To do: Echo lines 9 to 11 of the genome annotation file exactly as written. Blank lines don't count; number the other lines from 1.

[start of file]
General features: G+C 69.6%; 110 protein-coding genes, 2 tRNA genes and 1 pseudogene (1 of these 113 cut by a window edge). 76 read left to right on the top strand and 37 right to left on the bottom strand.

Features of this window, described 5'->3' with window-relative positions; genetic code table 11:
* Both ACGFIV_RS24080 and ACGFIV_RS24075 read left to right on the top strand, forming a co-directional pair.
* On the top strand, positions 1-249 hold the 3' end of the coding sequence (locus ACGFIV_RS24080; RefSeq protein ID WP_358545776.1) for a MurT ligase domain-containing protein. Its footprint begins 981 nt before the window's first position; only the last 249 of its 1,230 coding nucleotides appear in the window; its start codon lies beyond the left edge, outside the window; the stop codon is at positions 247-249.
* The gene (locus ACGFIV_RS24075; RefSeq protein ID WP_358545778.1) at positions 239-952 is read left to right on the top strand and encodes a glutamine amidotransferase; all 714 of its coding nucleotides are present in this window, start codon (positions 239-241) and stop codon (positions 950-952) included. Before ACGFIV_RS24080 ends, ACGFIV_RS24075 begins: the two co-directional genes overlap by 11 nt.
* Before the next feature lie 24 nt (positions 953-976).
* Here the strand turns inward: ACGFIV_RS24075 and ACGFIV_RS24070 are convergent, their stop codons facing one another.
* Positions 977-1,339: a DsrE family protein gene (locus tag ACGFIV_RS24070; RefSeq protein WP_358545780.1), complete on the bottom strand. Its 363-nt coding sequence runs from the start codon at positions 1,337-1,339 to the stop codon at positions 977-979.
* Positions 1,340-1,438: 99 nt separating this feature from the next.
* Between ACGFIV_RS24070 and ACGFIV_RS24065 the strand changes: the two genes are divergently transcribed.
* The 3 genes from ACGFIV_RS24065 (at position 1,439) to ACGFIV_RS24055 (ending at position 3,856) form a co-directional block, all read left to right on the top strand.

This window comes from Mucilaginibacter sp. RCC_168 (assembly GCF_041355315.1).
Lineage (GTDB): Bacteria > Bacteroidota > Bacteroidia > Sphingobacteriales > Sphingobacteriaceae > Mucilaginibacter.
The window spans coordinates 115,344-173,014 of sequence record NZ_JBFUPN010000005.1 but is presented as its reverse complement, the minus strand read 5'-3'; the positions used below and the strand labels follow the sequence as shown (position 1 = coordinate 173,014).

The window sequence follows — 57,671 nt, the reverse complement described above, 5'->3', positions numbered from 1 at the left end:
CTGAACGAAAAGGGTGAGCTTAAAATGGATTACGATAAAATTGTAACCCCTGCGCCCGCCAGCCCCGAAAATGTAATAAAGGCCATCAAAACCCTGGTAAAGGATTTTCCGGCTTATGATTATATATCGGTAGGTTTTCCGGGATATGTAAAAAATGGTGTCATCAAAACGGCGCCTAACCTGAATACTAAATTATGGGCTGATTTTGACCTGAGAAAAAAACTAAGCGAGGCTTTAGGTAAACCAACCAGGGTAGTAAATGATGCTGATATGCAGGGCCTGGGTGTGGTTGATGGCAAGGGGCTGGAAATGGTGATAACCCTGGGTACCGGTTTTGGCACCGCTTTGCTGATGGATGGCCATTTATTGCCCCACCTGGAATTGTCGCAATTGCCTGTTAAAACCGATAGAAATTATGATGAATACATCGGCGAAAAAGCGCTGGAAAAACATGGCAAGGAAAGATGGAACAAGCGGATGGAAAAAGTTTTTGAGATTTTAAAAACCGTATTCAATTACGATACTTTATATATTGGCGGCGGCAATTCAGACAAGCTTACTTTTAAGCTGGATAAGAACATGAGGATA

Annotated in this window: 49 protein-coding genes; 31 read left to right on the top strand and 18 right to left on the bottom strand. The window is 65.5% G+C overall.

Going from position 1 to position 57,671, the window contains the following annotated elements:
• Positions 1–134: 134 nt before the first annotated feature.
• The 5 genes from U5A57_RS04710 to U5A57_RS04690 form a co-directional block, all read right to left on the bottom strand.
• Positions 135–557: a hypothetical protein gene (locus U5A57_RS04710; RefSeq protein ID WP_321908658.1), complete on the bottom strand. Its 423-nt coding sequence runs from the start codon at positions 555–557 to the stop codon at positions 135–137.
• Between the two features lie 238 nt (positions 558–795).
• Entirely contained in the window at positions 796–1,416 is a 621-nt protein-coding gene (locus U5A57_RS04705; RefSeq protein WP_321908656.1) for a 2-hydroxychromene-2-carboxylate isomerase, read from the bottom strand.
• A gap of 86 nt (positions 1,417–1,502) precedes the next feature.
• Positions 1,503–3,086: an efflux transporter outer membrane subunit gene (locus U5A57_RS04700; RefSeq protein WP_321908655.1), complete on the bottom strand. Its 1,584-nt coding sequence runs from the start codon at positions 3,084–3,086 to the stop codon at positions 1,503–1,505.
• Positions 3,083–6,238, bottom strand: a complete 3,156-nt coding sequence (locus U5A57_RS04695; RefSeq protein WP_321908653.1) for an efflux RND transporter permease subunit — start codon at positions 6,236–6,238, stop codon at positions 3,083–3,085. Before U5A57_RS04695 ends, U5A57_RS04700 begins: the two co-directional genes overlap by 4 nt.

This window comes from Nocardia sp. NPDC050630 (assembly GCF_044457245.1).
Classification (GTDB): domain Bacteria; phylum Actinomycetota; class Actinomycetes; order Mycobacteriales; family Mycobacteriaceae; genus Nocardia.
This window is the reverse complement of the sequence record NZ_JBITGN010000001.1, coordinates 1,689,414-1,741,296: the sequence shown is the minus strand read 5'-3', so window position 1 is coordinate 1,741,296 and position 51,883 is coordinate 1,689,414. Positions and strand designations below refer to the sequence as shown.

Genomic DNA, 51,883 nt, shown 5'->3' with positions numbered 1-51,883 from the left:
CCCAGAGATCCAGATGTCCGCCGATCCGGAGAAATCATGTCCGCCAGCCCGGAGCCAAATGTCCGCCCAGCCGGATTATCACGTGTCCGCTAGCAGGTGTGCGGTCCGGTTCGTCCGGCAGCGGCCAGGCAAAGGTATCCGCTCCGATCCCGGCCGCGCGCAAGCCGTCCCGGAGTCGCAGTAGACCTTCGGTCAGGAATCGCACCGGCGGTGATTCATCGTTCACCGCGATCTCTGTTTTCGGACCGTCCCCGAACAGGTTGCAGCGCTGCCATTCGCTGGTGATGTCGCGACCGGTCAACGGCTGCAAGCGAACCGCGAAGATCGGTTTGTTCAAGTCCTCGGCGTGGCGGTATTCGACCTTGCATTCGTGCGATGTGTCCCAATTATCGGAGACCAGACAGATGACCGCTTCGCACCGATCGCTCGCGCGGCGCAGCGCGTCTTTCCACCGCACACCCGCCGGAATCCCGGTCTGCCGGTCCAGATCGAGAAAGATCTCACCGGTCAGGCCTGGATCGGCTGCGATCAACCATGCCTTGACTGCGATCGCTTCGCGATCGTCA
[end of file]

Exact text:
* Positions 1,340-1,438: 99 nt separating this feature from the next.
* Between ACGFIV_RS24070 and ACGFIV_RS24065 the strand changes: the two genes are divergently transcribed.
* The 3 genes from ACGFIV_RS24065 (at position 1,439) to ACGFIV_RS24055 (ending at position 3,856) form a co-directional block, all read left to right on the top strand.